Respondent argues that she was unaware of the previous history of the domain name and that it had no prior knowledge of the Complainant's business and that she has a small inventory of domain names of a generic nature in order to develop future web sites. She says she does not register domain names with the intent of selling, and the only reason she volunteered to sell the domain "" to Complainant is because she was contacted by an officer of Complainant, initially on a no-name basis, and she believed it would be convenient to sell the domain for US$ 5,000.00 (five thousand U.S. dollars). The reason for choosing "" fell upon the generic meaning of the word "Fad" and Respondent believed that this would be a suitable name for a web site in which electronic "fads" would be on sale, such as electronic games and software.

4. Parties' Contentions

Complainant contends that the domain name "" is vital for its business strategy and implied that Respondent is responsible for a company called, which has as sole business to re-possess and re-sell URLs that have for one reason or another, "fallen through the cracks" and, concluding, Complainant seeks the transfer of the domain name.

Respondent contends that it was a simple coincidence that she registered the disputed domain, as she had no prior knowledge of Complainant's activities, and she did not have the initiative of contacting Complainant in order to offer to sell the domain. She does not "repossess names", but she simply "purchase names that are on the open market, available to the public", without knowing the history of such names. She gave a list of other domain names of a generic nature which she also registered for future development, such as "", "" and others, which the Arbitrator has verified to indeed be registered in Respondent's name.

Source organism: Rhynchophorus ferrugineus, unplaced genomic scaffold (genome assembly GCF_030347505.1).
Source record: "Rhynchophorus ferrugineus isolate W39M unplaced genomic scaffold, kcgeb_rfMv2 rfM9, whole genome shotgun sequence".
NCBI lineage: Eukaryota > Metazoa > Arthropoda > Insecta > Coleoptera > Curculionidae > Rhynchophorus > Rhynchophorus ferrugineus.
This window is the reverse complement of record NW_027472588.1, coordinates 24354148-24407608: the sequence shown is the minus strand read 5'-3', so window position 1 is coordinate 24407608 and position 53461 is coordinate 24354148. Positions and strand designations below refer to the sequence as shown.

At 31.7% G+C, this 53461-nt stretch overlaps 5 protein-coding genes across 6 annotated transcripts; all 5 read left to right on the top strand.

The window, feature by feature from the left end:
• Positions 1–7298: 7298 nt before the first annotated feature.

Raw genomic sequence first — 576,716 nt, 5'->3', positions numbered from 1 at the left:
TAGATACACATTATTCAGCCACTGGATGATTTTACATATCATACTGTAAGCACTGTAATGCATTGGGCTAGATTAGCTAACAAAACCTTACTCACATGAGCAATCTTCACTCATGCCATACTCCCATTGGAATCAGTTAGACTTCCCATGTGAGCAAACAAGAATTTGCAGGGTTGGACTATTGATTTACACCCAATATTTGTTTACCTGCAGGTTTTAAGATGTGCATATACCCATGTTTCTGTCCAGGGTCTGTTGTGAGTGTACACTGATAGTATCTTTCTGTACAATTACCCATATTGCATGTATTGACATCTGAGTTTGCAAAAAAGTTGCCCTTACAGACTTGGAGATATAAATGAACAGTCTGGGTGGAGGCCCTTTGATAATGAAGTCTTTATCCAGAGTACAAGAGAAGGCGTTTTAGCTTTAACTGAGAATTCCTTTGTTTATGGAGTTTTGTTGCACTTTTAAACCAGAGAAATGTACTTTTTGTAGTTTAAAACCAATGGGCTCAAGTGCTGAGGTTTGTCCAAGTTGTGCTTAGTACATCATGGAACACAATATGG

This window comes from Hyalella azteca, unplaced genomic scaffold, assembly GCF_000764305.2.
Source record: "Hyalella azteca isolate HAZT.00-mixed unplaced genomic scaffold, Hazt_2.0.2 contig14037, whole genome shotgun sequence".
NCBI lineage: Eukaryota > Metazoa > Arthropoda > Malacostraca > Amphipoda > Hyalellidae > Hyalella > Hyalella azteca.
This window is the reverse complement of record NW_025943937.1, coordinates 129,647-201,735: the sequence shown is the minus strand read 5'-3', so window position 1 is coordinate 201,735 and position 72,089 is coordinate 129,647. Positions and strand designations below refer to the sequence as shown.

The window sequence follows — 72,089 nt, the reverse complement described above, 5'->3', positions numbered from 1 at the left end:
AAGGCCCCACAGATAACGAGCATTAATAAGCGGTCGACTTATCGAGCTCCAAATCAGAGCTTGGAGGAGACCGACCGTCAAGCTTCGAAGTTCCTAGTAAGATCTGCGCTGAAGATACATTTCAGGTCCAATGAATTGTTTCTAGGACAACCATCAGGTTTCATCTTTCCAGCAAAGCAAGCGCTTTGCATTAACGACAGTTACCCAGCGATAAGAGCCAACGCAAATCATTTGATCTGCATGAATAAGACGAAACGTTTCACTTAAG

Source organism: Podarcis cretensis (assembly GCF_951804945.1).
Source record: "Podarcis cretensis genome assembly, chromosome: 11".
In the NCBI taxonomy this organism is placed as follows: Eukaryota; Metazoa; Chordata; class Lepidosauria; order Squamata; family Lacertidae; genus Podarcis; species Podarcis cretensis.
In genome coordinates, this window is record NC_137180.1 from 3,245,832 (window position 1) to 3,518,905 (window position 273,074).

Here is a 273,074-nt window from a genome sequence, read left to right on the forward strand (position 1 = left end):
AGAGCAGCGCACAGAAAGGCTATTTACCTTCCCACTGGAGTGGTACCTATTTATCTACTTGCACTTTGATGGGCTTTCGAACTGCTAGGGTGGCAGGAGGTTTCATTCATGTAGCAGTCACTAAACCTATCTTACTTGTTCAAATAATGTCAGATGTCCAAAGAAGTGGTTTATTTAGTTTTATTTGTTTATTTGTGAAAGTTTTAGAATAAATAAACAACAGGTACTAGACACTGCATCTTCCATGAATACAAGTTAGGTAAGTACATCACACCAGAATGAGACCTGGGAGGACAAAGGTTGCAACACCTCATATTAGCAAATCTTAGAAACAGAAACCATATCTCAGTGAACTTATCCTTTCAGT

5. Discussion and Findings

Whilst Complainant argues that Respondent's registration of the domain name "" was made in bad faith, Respondent answers that altough she sympathizes with Complainant's situation, she did not act in bad faith. Respondent argues that Complainant has failed to prove that all three elements required by ICANN's Policy (namely, copy or similarity, illegitimacy, and bad faith) are present in this case.

It was odd in this case that while Complainant is a legal entity which has continuously referred to Respondent as Respondent being another legal entity (a company named, Respondent is a natural person who has continuously referred to herself as a legal entity (she always refers to herself as "we") and referred to Complainant as being another natural person (Mr. Asif Choksi, an officer of Complainant, is mentioned by name several times by Respondent). The evidence thus shows that Complainant is a legal entity operating a business in 54 stores throughout Canada, and that Respondent is a natural person strongly connected with a company called, as Respondent did not deny such Complainant's implied contention.

It is not unreasonable to find that Respondent is indeed in the business of selling domain names, even though she might not be doing it out of intentional and blunt trademark piracy, as it happens with several other notorious registrants. Respondent argues that it was only by chance that she registered a domain name which was of any interest to Complainant and the Arbitrator agrees that it is probably what happened in this case.

In the Arbitrator's opinion it is not relevant for the legal analysis of this case whether Complainant had been the owner of the disputed domain in the past or not. Complainant has no better or worse rights because of this fact, as Complainant has not produced evidence of actually using the domain name "" prior to it being suspended due to lack of payment of maintenance fees.